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History of Chocolate

Everyone loves chocolate, but few realize its rich cultural heritage. For example, cocoa beans were once so valuable, they were actually used as currency.

The first people to harvest the fruit of the cacao tree were the ancient Aztec and Mayan cultures over 2000 years ago. Chocolate was an integral part of their society, often appearing in ancient artwork as a pot overflowing with brown liquid.

Chocolate at this time was strictly a drink. It would not be consumed in solid form for centuries. Chocolate was often used to commemorate celebrations, much the same way we use champagne today.

It is important to realize these early cultures did not add sugar to their chocolate drink. It would have tasted very bitter, like mixing cocoa powder and water. These ancient cultures often added hot chilies to their chocolate drink, and sometimes even dyed it red to make it look like blood. Not very appetizing by today’s standards!

Chocolate was taken to Europe after Spanish explorers conquered Central America in the 1500s. The Spanish added sugar to the drink, making it taste more like the hot chocolate we know today.

Instead of spreading north through Native American cultures, chocolate actually traveled across the ocean with the Spanish, where it spread throughout Europe as an exotic new drink. The colonists who settled the New World would have known about chocolate from back home, not through contact with native North American peoples.

Chocolate was quite expensive in Europe, because of high shipping costs, so ordinary citizens did not have access to it. The French believed chocolate was an aphrodisiac and slapped heavy taxes on it. Only the elite of society – the nobility and royalty – could afford chocolate.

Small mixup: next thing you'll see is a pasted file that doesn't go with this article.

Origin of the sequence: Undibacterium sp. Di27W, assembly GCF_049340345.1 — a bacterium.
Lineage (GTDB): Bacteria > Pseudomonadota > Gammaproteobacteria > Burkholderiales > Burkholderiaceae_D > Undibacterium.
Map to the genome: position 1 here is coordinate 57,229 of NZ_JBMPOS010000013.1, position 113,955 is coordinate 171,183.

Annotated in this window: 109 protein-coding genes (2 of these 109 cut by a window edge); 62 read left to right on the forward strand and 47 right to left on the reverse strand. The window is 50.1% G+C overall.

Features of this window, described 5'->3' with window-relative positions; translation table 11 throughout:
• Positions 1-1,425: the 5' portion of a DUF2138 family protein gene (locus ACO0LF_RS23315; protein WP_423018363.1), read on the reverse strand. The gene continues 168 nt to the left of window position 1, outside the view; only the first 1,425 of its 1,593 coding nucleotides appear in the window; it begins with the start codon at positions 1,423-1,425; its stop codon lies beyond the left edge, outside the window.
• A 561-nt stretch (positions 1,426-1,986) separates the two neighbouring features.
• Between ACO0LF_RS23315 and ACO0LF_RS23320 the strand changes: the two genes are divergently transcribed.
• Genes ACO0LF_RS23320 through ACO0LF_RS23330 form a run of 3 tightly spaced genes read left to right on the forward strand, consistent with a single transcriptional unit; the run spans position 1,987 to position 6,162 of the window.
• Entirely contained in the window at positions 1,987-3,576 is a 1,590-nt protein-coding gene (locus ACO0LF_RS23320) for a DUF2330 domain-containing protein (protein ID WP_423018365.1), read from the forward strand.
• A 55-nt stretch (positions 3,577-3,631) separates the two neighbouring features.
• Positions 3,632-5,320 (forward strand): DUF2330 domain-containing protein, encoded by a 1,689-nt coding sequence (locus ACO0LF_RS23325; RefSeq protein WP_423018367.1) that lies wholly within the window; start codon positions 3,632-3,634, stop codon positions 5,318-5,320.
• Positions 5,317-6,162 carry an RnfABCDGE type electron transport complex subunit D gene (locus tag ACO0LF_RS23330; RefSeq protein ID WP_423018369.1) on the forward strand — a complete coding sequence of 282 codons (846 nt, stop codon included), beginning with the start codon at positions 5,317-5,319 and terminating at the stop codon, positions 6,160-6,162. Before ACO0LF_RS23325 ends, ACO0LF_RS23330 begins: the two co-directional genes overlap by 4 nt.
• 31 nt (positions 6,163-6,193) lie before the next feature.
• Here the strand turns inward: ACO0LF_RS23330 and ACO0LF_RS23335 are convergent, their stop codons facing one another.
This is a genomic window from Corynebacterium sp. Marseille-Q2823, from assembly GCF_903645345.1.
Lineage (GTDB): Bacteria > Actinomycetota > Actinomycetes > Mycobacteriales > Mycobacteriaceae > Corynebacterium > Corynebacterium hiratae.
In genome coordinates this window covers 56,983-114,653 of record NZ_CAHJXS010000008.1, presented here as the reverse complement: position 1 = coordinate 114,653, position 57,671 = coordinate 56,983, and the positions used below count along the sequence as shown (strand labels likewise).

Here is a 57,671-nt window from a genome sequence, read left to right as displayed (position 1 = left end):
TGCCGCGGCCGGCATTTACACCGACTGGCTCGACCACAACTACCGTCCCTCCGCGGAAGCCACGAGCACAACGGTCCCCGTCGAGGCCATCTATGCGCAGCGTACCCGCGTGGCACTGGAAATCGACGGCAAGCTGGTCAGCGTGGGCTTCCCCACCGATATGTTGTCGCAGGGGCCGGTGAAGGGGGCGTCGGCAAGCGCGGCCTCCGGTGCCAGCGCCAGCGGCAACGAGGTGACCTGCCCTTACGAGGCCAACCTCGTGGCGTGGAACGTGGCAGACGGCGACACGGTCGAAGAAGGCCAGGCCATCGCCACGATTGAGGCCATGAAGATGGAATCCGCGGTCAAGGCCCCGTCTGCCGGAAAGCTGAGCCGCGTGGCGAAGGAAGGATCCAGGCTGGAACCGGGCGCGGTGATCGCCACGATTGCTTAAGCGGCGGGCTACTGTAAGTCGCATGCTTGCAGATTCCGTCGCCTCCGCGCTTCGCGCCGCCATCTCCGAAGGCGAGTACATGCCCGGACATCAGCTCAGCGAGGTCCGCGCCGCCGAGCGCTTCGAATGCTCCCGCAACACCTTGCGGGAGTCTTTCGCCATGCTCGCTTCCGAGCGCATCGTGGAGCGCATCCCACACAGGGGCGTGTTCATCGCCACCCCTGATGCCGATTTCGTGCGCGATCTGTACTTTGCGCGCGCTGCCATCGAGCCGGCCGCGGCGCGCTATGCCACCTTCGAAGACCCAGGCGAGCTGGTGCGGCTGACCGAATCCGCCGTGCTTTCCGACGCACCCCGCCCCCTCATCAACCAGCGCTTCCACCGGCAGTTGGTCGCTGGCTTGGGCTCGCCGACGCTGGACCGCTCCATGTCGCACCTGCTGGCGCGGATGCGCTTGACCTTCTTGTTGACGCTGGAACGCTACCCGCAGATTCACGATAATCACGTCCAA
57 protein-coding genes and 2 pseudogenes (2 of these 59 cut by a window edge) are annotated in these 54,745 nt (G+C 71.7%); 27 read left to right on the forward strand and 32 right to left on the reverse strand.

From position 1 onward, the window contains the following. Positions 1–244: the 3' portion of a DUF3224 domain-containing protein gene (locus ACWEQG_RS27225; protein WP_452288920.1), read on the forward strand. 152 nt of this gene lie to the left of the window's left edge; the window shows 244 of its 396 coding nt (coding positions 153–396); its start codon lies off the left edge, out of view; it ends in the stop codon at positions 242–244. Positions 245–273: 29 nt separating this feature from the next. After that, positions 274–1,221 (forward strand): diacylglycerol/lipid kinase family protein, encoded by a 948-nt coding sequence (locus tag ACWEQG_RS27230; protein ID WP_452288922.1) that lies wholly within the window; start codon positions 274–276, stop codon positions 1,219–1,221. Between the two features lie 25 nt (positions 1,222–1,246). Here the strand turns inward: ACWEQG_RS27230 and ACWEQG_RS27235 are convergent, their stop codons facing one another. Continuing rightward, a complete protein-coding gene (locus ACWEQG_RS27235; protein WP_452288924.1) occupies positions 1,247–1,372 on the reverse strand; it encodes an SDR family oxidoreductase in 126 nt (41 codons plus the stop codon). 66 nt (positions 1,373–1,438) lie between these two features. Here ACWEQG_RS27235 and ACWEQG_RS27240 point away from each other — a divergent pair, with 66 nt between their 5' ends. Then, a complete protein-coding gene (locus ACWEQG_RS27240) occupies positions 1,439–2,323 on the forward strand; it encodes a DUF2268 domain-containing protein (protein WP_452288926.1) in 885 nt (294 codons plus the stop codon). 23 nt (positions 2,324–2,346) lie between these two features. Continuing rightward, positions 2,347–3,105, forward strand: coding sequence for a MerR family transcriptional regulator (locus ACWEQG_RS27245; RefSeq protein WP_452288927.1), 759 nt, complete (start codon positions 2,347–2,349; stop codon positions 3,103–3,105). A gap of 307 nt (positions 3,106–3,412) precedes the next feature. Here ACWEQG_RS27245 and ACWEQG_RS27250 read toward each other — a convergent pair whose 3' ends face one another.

The cacao tree is extremely sensitive and can only be grown 20 degrees north and south of the equator. It can only thrive in climates that maintain a temperature between 60 and 80 degrees Fahrenheit. It takes seven to ten years to fully mature and begin bearing fruit.

The tree is rather odd looking, because the cacao pods actually grow from the trunk of the tree. The pods are harvested by hand twice a year. Each tree grows 20-30 pods a year, and each pod contains 30-40 cocoa beans.

This article is based on the author's research for her own exhibition "Sweet Stuff: The Story of Chocolate."

Is Chocolate: The Exhibition coming to a city near you?

The exhibit was developed by The Field Museum in Chicago. Here is its tour schedule through 2012:

January 29 - May 22, 2011
Anniston Museum of Natural History
Anniston, AL

June 17 - September 11, 2011
Anaheim, CA

October 8 - January 8, 2012

2012 January 28 - April 28, 2012
Royal Botanical Gardens
Ontario, Canada

May 19 - September 9, 2012
Turtle Bay Exploratorium
Redding, CA

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